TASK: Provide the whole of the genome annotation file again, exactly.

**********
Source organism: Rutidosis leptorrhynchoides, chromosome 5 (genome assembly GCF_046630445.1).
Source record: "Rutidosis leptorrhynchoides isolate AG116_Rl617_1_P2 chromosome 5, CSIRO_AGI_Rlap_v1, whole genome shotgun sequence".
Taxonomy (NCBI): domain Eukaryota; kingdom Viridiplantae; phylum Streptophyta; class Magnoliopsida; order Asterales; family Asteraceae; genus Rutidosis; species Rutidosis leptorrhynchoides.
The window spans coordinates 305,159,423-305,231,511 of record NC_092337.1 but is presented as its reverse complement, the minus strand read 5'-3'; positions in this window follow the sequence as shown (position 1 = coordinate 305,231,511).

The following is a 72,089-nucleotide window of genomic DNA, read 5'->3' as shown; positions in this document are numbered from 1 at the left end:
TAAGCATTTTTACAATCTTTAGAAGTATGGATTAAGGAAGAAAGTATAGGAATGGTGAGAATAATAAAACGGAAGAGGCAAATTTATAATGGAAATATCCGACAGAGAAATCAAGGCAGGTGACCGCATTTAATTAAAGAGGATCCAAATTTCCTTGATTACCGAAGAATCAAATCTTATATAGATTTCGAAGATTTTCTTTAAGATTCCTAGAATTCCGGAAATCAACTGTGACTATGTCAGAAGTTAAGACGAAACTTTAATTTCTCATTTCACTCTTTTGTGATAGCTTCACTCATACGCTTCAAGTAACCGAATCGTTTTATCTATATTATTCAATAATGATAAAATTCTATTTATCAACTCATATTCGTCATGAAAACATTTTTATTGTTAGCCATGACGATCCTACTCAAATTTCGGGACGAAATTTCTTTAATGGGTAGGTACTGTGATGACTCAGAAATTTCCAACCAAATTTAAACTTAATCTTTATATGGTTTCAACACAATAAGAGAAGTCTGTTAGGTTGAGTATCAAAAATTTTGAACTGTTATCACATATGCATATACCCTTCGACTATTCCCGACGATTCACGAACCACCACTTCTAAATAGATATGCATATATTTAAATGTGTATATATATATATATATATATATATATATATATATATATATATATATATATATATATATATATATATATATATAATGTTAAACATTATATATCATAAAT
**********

Source organism: Rutidosis leptorrhynchoides, chromosome 5 (genome assembly GCF_046630445.1).
Source record: "Rutidosis leptorrhynchoides isolate AG116_Rl617_1_P2 chromosome 5, CSIRO_AGI_Rlap_v1, whole genome shotgun sequence".
Taxonomy (NCBI): domain Eukaryota; kingdom Viridiplantae; phylum Streptophyta; class Magnoliopsida; order Asterales; family Asteraceae; genus Rutidosis; species Rutidosis leptorrhynchoides.
The window spans coordinates 305,159,423-305,231,511 of record NC_092337.1 but is presented as its reverse complement, the minus strand read 5'-3'; positions in this window follow the sequence as shown (position 1 = coordinate 305,231,511).

The following is a 72,089-nucleotide window of genomic DNA, read 5'->3' as shown; positions in this document are numbered from 1 at the left end:
TAAGCATTTTTACAATCTTTAGAAGTATGGATTAAGGAAGAAAGTATAGGAATGGTGAGAATAATAAAACGGAAGAGGCAAATTTATAATGGAAATATCCGACAGAGAAATCAAGGCAGGTGACCGCATTTAATTAAAGAGGATCCAAATTTCCTTGATTACCGAAGAATCAAATCTTATATAGATTTCGAAGATTTTCTTTAAGATTCCTAGAATTCCGGAAATCAACTGTGACTATGTCAGAAGTTAAGACGAAACTTTAATTTCTCATTTCACTCTTTTGTGATAGCTTCACTCATACGCTTCAAGTAACCGAATCGTTTTATCTATATTATTCAATAATGATAAAATTCTATTTATCAACTCATATTCGTCATGAAAACATTTTTATTGTTAGCCATGACGATCCTACTCAAATTTCGGGACGAAATTTCTTTAATGGGTAGGTACTGTGATGACTCAGAAATTTCCAACCAAATTTAAACTTAATCTTTATATGGTTTCAACACAATAAGAGAAGTCTGTTAGGTTGAGTATCAAAAATTTTGAACTGTTATCACATATGCATATACCCTTCGACTATTCCCGACGATTCACGAACCACCACTTCTAAATAGATATGCATATATTTAAATGTGTATATATATATATATATATATATATATATATATATATATATATATATATATATATATATATATATATATATATAATGTTAAACATTATATATCATAAAT